Heritage Minister Steven Guilbeault says most Canadians are okay with the federal government moderating their content on the internet claiming only a “minority” are opposed to regulation.

According to Blacklock’s Reporter, Guilbeault made the comments during a House of Commons ethics committee meeting on the Liberal government’s promised legislation meant to tackle online harms like “hateful” content and disinformation.

“There are some people out there, a minority clearly, who would advocate that we shouldn’t intervene, there should be no laws whatsoever regarding the internet, and anyways what happens on the internet stays on the internet. Well, it’s clearly not the case,” said Guilbeault.

When pressed by fellow committee members, Guilbeault noted that the government already has the power to tackle illegal online content like hate speech and incitement of violence but claimed that the purpose of the proposed bill is to moderate ordinary content.  

“The bill we’re talking about now deals with the moderation of content,” Guilbeault told his fellow committee members.

“It’s going to be about an entire new ecosystem to help us deal with these harms online in a way we can’t right now.”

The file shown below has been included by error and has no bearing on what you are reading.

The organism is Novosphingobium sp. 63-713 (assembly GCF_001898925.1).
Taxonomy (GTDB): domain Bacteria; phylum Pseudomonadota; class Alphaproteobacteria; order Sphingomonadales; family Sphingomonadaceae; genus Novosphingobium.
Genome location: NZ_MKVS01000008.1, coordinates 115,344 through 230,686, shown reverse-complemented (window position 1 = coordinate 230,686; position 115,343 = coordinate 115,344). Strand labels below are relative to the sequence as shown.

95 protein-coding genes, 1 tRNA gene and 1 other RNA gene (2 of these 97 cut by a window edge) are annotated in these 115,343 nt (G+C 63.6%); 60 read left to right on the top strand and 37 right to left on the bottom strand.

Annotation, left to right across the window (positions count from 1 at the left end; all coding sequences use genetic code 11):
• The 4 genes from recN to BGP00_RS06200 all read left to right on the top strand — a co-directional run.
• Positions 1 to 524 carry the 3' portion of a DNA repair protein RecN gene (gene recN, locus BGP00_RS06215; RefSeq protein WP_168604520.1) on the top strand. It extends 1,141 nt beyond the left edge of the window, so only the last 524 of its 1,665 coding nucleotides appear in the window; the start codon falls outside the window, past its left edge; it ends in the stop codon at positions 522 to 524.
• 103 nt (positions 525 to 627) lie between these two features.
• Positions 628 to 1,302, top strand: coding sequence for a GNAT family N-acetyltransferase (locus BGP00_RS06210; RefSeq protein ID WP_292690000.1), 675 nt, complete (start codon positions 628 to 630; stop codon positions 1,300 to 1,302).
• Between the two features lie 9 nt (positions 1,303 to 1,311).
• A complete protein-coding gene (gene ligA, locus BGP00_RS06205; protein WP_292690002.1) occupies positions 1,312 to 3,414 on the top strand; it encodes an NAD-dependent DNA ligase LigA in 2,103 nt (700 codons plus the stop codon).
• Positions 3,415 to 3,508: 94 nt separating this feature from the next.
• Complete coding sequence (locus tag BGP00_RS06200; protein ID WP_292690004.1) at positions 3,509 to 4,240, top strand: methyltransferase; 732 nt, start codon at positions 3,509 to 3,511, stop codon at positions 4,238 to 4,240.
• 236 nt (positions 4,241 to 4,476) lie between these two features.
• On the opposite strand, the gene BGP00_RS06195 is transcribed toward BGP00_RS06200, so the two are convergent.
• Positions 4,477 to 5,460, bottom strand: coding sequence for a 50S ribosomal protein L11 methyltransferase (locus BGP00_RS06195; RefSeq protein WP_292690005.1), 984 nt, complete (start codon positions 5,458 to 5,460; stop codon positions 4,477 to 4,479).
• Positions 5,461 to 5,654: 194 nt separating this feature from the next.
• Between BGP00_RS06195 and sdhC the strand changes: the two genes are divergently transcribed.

Prior to the 2019 election, the Liberal-dominated House of Commons justice committee held hearings on online hate legislation, culminating in a report introducing a bill expanding the government’s ability to address online hate speech.

True North’s Lindsay Shepherd was among those who testified before the committee, though the majority of witnesses called by the committee were pushing for speech restrictions.

The proposed online hate speech bill is separate from Bill C-10, the internet regulation bill currently being pushed through the House of Commons by the Liberals.

While C-10 will deal with expanding the regulatory powers of the Canadian Radio-television and Telecommunications Commission (CRTC) to apply to digital content, critics have raised the alarm about the legislation’s threat to free speech. 

During a virtual panel in April, Guilbeault hinted that the incoming legislation meant to tackle online hate speech could go even further and include a “kill-switch” which would allow regulators to force social media companies to remove content they don’t approve of. 

Although the proposed bill has yet to be tabled, Guilbeault has suggested that the law will rely on prior court cases to provide a definition of what constitutes “hate.” Among the precedents cited by Guilbeault was the Supreme Court of Canada’s Whatcott decision, which declared that even truthful statements could be considered hate speech.

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